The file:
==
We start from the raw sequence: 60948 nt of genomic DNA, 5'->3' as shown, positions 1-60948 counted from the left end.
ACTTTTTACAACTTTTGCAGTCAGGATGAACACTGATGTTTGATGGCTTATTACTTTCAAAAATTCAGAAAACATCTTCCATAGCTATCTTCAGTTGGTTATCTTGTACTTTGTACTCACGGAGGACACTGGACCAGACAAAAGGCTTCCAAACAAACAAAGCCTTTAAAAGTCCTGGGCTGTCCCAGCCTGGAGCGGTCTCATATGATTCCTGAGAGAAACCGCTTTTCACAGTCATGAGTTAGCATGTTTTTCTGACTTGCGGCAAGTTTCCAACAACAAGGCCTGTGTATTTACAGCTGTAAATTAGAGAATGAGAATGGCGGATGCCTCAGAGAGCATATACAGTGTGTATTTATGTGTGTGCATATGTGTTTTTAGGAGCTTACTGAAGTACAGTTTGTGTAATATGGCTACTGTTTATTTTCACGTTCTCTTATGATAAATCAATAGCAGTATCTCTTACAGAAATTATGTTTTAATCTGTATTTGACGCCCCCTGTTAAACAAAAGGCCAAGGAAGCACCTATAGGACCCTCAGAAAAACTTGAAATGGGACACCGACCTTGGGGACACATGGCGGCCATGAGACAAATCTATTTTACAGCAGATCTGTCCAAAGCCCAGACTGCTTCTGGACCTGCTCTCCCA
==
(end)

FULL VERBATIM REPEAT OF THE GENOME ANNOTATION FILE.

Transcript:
We start from the raw sequence: 60948 nt of genomic DNA, 5'->3' as shown, positions 1-60948 counted from the left end.
ACTTTTTACAACTTTTGCAGTCAGGATGAACACTGATGTTTGATGGCTTATTACTTTCAAAAATTCAGAAAACATCTTCCATAGCTATCTTCAGTTGGTTATCTTGTACTTTGTACTCACGGAGGACACTGGACCAGACAAAAGGCTTCCAAACAAACAAAGCCTTTAAAAGTCCTGGGCTGTCCCAGCCTGGAGCGGTCTCATATGATTCCTGAGAGAAACCGCTTTTCACAGTCATGAGTTAGCATGTTTTTCTGACTTGCGGCAAGTTTCCAACAACAAGGCCTGTGTATTTACAGCTGTAAATTAGAGAATGAGAATGGCGGATGCCTCAGAGAGCATATACAGTGTGTATTTATGTGTGTGCATATGTGTTTTTAGGAGCTTACTGAAGTACAGTTTGTGTAATATGGCTACTGTTTATTTTCACGTTCTCTTATGATAAATCAATAGCAGTATCTCTTACAGAAATTATGTTTTAATCTGTATTTGACGCCCCCTGTTAAACAAAAGGCCAAGGAAGCACCTATAGGACCCTCAGAAAAACTTGAAATGGGACACCGACCTTGGGGACACATGGCGGCCATGAGACAAATCTATTTTACAGCAGATCTGTCCAAAGCCCAGACTGCTTCTGGACCTGCTCTCCCA